The attorneys filed a motion on Thursday seeking to reopen the lethal injection lawsuit that had been closed in 2015 after a stay was placed on the death penalty in Oklahoma. That lawsuit was filed by about two dozen death row inmates who said the state was “experimenting” with their lives following a series of execution-related mistakes.
“The filing points out that the Oklahoma Department of Corrections has not provided specific protocols and training for staff carrying out executions, an omission that prevents prisoners and the courts from assessing the constitutionality of the new protocol,” the attorneys said in a media release Thursday.
The death penalty in Oklahoma was placed on hold following a series of high-profile mishaps that resulted in one inmate writing and trying to climb off the chair during his lethal injection, as well as the wrong drug being used in one execution and ordered, but not used, in another.
Two years ago, the state said it had mostly given up on locating the drugs needed to carry out a lethal injection and was instead developing its new protocol around inert gas inhalation, the process of forcing someone to breathe in an inert gas (in this case nitrogen) rather than oxygen, supposedly resulting in a painless death.
And earlier this month Attorney General Mike Hunter announced the state had found a “reliable” source of lethal injection drugs and released a new death penalty protocol centered on what he said were safeguards against mistakes that had plagued Oklahoma in the past.
But that’s not enough, attorneys for the death row inmates said, saying there’s a “lack of planning” on the state’s part that is “a recipe for another Oklahoma execution disaster.”
“Transparency and careful judicial review are the only ways to ensure humane, constitutional, executions,” Dale Baich, one of the attorneys, said in a media release. “But the courts cannot review procedures that don’t exist, and Oklahoma’s new protocol has a placeholder promising future plans where the plans should be. Rather than articulate substantive training requirements and other necessary procedures, the state’s Notice essentially says, ‘We’ll get around to that. Trust us.’”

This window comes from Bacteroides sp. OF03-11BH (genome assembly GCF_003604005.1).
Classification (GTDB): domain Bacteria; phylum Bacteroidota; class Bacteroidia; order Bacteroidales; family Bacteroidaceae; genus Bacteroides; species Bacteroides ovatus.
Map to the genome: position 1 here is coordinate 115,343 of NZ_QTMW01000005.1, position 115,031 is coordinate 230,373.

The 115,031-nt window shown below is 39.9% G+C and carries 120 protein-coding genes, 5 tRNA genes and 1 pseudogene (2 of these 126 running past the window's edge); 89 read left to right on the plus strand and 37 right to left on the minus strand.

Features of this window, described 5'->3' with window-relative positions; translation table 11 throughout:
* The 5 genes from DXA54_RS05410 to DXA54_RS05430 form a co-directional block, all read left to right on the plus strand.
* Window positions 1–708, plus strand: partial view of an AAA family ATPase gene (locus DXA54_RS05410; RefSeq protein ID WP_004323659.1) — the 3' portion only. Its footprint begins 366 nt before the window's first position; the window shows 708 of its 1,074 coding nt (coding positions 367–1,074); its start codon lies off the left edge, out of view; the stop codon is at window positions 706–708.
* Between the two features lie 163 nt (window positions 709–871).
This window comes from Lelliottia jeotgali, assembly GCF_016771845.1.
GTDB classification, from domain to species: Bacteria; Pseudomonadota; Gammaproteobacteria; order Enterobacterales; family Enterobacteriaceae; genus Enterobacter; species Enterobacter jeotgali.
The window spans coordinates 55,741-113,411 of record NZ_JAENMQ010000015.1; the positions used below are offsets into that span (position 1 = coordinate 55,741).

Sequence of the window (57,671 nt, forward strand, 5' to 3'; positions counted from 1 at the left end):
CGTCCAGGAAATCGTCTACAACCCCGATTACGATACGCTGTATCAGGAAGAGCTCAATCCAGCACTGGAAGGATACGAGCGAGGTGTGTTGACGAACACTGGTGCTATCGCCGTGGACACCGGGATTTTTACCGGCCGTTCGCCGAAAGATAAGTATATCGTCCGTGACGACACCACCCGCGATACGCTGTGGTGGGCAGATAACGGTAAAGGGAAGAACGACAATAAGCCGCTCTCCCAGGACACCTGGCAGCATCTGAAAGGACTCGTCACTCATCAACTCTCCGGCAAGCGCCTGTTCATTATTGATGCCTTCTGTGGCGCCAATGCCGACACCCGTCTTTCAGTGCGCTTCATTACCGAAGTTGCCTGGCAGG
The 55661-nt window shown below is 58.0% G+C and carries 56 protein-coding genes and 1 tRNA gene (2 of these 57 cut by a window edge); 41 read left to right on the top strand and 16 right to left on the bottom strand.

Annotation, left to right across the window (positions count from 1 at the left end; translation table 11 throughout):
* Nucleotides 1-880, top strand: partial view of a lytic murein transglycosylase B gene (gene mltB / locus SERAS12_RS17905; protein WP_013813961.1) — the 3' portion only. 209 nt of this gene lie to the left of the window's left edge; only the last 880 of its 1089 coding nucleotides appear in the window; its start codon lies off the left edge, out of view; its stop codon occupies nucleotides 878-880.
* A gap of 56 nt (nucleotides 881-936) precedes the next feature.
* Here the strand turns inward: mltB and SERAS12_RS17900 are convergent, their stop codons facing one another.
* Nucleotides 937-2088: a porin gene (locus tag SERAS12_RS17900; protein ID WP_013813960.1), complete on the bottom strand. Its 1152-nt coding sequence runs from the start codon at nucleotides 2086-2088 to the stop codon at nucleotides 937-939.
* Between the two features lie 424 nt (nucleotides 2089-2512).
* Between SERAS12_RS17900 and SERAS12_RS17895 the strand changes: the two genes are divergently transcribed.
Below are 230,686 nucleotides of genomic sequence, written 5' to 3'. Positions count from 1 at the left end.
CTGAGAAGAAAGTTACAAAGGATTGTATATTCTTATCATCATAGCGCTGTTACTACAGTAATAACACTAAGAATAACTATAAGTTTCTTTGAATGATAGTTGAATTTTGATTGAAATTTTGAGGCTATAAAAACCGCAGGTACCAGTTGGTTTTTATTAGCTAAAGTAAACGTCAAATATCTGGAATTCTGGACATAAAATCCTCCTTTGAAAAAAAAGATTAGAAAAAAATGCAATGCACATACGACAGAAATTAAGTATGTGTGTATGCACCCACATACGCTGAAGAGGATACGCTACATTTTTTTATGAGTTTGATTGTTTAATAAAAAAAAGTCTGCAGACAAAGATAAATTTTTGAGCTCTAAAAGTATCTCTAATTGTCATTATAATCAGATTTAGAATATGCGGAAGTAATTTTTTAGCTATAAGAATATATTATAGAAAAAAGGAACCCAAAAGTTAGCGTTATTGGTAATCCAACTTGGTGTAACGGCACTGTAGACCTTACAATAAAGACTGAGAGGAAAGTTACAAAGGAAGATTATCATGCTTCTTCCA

When Hunter released the protocol earlier this month, he didn’t go into much detail about the specific changes. However, Crow told reporters that only “minor changes” had been made.
“The things we are focused on is making sure the individuals that are involved in carrying it out have actually been trained and there’s a process of checks and balances to make sure each of the requirements in the protocol is being done exactly in accordance with the way that it’s specified,” Crow said.
In 2015, Oklahoma attempted to execute Richard Glossip, but a last-minute court-ordered stay kept him from the death chamber. It was later learned the state had the wrong drugs and, had the execution gone forward, would have used potassium acetate, an unapproved drug, rather than potassium chloride.
The new protocol calls for the drugs to be color-coded and verified visually and named out loud in order to prevent any mishaps. Baich said that provision is “meaningless.”
“The state has to be able to demonstrate that it can and will follow the protocol, and we know from past experiences that the state has not followed the written word,” he said. “So just adding more words to the protocol is not the solution.
“Until there are more details about the training curriculum and actual trainings done by the team conducting the execution, we cannot make a full assessment that the training outlined in the protocol will address past failures.”
When Oklahoma paused the death penalty in 2015, part of the agreement was that upon the release of an updated protocol, a 150-day stay would go into effect to allow attorneys to prepare court challenges prior to an execution date being set. In theory, that 150-day stay began Feb. 13 upon release of the new lethal injection protocol. But Baich said the death row attorneys believe the stay is still in place since they think the protocol is incomplete.
“It’s our position that the 150-day clock has not begun to run,” he said.
There are 47 inmates, 46 men and one woman, on Oklahoma’s death row. Of those, 27 inmates have exhausted their appeals and are eligible to have an execution date scheduled when the 150-day expires.
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